JAKARTA -- Indonesia's State-owned Enterprises Minister Rini Soemarno on Thursday shrugged off Finance Minister Sri Mulyani Indrawati's warnings of a potential "default risk" at state utility PLN, pointing to the company's strategy to diversify funding sources.
Indrawati's warnings, described in a leaked letter to Soemarno and Energy Minister Ignasius Jonan that was widely reported in the media, exposed a growing rift between Indonesia's top economic policymakers over President Joko Widodo's massive infrastructure development program. The letter has triggered a fresh debate over the role of SOEs and whether they are taking on too much risk."It's natural for the Ministry of Finance to warn us," Soemarno said in a speech during a seminar on infrastructure development, calling Indrawati "more of a worrier than I am."
"But we know what we are doing, we know where we are. And we know how to take steps when there is a worst-scenario situation. That's what I have been doing in last three years," she added. "SOEs are being managed in professional and transparent way."
In the leaked letter, Indrawati said "PLN's principal repayments and loan interest are projected to increase in the next few years" and that "the government's policy to eliminate increases in electricity tariffs could potentially increase the risk of default."
In response, Soemarno said the government has calculated that it can save 300 trillion rupiah ($22.2 billion) a year from scrapping gasoline subsidies at the start of 2015, and that 36 trillion rupiah has been injected into SOEs. The companies are raising additional funds through bank loans, bonds issuances and, most recently, asset securitization. She said three SOEs including PLN are now planning to sell "komodo bonds" or rupiah-denominated bonds issued outside Indonesia, for the first time.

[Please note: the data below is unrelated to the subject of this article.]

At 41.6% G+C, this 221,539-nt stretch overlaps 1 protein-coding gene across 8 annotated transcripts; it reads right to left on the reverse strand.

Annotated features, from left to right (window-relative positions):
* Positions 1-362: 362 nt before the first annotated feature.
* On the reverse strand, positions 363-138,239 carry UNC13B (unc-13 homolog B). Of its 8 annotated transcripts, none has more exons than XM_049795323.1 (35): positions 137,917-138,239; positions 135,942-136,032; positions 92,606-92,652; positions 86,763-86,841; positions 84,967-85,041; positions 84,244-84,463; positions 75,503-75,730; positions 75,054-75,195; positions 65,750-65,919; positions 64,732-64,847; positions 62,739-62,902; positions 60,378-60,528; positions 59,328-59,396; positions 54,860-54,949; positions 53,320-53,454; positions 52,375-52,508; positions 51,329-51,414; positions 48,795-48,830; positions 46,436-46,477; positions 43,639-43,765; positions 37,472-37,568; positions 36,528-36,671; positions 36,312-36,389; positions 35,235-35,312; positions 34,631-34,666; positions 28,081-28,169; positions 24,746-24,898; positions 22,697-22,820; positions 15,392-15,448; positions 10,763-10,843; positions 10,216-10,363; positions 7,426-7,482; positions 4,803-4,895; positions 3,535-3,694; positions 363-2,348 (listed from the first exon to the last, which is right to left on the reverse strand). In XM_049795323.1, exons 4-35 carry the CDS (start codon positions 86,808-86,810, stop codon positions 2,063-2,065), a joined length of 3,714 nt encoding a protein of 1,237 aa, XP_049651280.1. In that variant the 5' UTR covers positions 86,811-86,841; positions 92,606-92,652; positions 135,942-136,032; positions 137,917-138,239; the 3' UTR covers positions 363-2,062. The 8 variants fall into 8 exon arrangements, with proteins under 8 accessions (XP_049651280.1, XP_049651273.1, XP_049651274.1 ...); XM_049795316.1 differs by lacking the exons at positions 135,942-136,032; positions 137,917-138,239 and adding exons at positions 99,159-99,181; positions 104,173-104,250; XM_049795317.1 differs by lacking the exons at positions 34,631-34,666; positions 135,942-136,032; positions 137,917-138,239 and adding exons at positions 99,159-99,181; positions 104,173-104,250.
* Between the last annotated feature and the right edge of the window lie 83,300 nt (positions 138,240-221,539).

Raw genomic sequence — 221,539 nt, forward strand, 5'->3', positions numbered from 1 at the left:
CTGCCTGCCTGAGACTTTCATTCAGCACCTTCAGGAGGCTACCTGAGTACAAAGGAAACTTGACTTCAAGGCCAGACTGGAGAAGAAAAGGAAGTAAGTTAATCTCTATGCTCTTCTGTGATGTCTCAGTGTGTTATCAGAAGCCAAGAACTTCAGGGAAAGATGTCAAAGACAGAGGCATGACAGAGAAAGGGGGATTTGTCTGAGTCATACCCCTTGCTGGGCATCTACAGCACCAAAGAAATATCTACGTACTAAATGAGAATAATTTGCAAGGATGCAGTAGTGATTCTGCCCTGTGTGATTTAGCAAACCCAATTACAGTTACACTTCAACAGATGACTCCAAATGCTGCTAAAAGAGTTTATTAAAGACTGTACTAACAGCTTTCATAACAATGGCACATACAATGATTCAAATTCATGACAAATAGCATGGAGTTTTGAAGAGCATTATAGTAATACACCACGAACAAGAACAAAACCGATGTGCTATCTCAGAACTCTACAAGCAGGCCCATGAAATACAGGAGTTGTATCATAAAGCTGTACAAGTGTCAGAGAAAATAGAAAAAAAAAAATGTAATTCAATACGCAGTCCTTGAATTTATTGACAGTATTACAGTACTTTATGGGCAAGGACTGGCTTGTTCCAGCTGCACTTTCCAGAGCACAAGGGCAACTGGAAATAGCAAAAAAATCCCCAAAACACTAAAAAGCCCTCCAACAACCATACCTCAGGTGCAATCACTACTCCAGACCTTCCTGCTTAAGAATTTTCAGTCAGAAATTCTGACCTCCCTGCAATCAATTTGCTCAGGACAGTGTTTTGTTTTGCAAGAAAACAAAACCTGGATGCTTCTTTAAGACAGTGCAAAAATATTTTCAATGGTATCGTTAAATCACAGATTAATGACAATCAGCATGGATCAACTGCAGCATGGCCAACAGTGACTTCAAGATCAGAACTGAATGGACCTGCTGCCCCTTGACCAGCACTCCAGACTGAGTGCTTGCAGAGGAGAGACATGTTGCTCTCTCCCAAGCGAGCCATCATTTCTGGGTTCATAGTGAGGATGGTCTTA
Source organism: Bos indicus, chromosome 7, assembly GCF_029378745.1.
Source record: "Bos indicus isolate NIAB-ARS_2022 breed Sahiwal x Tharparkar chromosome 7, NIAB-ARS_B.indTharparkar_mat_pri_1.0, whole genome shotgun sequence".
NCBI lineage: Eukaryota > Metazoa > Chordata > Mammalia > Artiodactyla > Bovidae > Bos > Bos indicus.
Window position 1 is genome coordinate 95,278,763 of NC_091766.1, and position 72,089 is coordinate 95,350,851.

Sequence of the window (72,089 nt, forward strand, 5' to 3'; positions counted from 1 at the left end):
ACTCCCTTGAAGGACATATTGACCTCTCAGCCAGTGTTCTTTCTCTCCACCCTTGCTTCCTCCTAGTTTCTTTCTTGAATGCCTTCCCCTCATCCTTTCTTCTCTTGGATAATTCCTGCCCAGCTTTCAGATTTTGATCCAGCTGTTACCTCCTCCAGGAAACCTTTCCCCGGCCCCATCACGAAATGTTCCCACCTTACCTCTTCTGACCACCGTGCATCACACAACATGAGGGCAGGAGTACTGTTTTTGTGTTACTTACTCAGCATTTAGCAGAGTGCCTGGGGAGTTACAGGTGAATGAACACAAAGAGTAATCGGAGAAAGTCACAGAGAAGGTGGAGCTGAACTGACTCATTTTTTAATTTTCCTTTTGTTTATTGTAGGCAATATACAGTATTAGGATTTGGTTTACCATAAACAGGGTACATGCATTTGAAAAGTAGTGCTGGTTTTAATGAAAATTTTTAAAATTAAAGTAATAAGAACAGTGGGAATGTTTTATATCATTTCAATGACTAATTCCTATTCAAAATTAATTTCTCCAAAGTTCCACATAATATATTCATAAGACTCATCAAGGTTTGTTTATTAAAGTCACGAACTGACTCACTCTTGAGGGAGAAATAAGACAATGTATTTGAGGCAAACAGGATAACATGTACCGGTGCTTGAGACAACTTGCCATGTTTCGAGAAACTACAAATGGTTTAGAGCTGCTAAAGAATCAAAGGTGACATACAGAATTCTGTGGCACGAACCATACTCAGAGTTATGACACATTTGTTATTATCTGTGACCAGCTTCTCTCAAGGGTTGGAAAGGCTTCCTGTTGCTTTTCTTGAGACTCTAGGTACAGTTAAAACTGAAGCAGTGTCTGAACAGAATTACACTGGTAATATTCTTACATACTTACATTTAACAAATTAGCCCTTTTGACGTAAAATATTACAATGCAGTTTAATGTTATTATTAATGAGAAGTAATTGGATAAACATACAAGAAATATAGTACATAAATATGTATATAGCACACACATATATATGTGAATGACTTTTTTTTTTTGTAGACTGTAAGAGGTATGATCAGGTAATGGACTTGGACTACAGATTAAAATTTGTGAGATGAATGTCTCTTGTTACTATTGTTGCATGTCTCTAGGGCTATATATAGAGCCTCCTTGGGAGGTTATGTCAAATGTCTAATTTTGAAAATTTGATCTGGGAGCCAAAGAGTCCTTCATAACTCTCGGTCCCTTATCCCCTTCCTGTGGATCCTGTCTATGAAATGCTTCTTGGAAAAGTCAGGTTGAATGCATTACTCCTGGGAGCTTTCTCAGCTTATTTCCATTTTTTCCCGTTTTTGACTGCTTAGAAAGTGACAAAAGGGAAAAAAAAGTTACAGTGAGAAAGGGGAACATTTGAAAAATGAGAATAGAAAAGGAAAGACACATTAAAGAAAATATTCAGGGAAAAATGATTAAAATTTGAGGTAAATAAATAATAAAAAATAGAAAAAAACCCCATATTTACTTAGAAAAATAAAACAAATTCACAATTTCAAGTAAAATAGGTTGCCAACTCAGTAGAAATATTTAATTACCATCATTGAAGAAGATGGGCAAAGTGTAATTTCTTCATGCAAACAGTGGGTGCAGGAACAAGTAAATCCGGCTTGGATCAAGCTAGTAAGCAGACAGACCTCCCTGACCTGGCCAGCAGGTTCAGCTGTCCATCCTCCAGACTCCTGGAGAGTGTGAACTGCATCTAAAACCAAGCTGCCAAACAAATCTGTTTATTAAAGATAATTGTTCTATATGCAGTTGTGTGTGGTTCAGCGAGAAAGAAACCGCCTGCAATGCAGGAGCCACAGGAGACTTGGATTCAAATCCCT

Since taking office in October 2014, Widodo has pledged to fix Indonesia's lack of infrastructure by building projects worth some 5,000 trillion rupiah during his five-year term. Soemarno said the government's flagship program of building 35,000 megawatts of electrical capacity is necessary so that "Indonesia can have [economic] growth of 6-7% for the next 10 years." She added that 26,000 megawatts worth of power plant projects are offered to independent power producers, and that much of the remaining projects that PLN is developing on its own is in remote areas where investors are less interested.
Soemarno said all of the 26,000 megawatt projects can be signed with IPPs by the end of this year. Still, some observers say the government's efforts to eliminate red tape have been limited.
"There's not just too many regulations, sometimes I find regulation from one ministry that directly contradicts another ministry," said Julian Smith, infrastructure finance adviser at PwC Indonesia. "A lot needs to be done to create a conducive environment for private sector investment."
Erwida Maulia in Jakarta contributed to this story